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Too Many People Go to College

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    I believe that the obsession with telling everyone to ‘get an education’ is misguided and has been incredibly harmful to our society. While higher education may benefit individuals, sending as many people as we do into higher education is not a net benefit to the country. Close to 70% of graduating high school students are now attending college of some sort directly after graduation. This has had a number of unfortunate results: When 70% of the population wants to go on to higher education, it means that there will be a mathematical guarantee that a significant amount of individuals with below average academic skills, intelligence and education will be attending. The result is that schools either must admit students that they know can’t handle the workload or reduce the academic rigor in order to accommodate less capable students.

    The latter is a major disservice to the capable students, both because they learn less and because it makes college less useful as to employers as a discriminating factor. Employers can no longer use a bachelors degree as a meaningful discriminator because they are way too common. When having a bachelors degree in a field not directly related to your job (non-STEM) was less common, an employer could infer that whoever had it was at least of an above average intelligence and academic ability, even if they didn’t go to an elite educational institution. Essentially saying, ‘even though an English degree isn’t really directly related to this job, this person still must be reasonably capable to have gotten a degree at all.’ Now that degrees are handed out left and right, this is not longer useful.

    It is also very damaging to capable people who didn’t get a degree and has forced people to take on more debt to attend graduate school or accept lower salaries in order to be competitive. Too many people are taking courses of study that aren’t economically useful. Someone with 40th percentile intelligence is not going to be able to complete a degree in organic chemistry or mechanical engineering, so the result is they study largely useless degrees, wasting their time and money learning stuff they will never use on any job. While I certainly believe that having academics in a society has value, there is a limit of how many history and psychology degrees can be given out and still have marginal value to society. The jobs just aren’t there for the majority of people to justify the time and cost of college.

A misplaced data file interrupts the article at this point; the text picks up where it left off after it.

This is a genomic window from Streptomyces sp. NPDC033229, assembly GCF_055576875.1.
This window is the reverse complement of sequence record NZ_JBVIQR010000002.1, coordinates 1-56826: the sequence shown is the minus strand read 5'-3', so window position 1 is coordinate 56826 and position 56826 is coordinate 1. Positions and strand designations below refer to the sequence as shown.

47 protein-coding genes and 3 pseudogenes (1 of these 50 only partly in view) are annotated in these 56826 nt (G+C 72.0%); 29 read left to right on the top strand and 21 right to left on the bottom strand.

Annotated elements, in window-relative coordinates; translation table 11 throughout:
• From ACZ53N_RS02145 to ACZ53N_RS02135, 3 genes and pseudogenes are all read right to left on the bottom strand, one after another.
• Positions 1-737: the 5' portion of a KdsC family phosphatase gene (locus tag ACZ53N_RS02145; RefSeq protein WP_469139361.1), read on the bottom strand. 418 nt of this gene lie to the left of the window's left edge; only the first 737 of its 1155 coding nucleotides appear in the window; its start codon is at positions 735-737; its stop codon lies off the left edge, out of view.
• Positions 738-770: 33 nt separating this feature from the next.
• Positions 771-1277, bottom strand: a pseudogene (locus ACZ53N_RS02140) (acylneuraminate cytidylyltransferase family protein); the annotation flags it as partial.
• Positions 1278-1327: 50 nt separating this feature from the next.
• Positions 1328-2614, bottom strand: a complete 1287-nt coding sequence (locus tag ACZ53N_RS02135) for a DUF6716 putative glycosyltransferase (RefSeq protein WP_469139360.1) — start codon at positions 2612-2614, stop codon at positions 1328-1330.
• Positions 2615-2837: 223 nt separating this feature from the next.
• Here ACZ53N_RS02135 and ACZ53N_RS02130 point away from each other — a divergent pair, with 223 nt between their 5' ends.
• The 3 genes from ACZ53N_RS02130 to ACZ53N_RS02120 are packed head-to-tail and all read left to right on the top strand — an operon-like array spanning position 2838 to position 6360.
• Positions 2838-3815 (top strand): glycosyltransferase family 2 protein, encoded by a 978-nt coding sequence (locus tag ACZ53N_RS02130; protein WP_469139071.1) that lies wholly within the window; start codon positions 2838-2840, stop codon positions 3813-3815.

A significant portion of people going to college would be much better off learning an in demand trade or skill. Spending 4 years of your life and going deep into debt had better improve your employment prospects, and I really don’t believe it does for most people of average to below average ability. Go into a retail store or restaurant in a major city and odds are that multiple non-management employees will have degrees. 20 years ago, this would have been unheard of. Now, I know there is a ton of statistics that say that people who go to college earn more, but I contend that there is a ton of selection bias in this data because the most talented, able, and best connected people tend to go to college and losers, slackers and sub 90 IQ people tend not to.

    For example, I believe that if you expelled the entire entering class at Harvard and banned them from going to any college at all, a large majority of them would still be high income earners 10 years later. I believe this is corroborated by the fact that the inflation adjusted median income for middle income people has remained more or less stagnant in spite of more and more people going to college (ie people who used to have blue collar/trades jobs now go to school for no aggregate benefit). Almost all of the wage growth has gone to the highest earners – essentially the jobs that always required higher education, even when going to college was comparatively rare. I also understand the softer benefits of going to college- personal growth, networking, ‘finding yourself’, etc. This is all well and good, but for something that costs as much as it does, it just doesn’t make sense for the majority of people.

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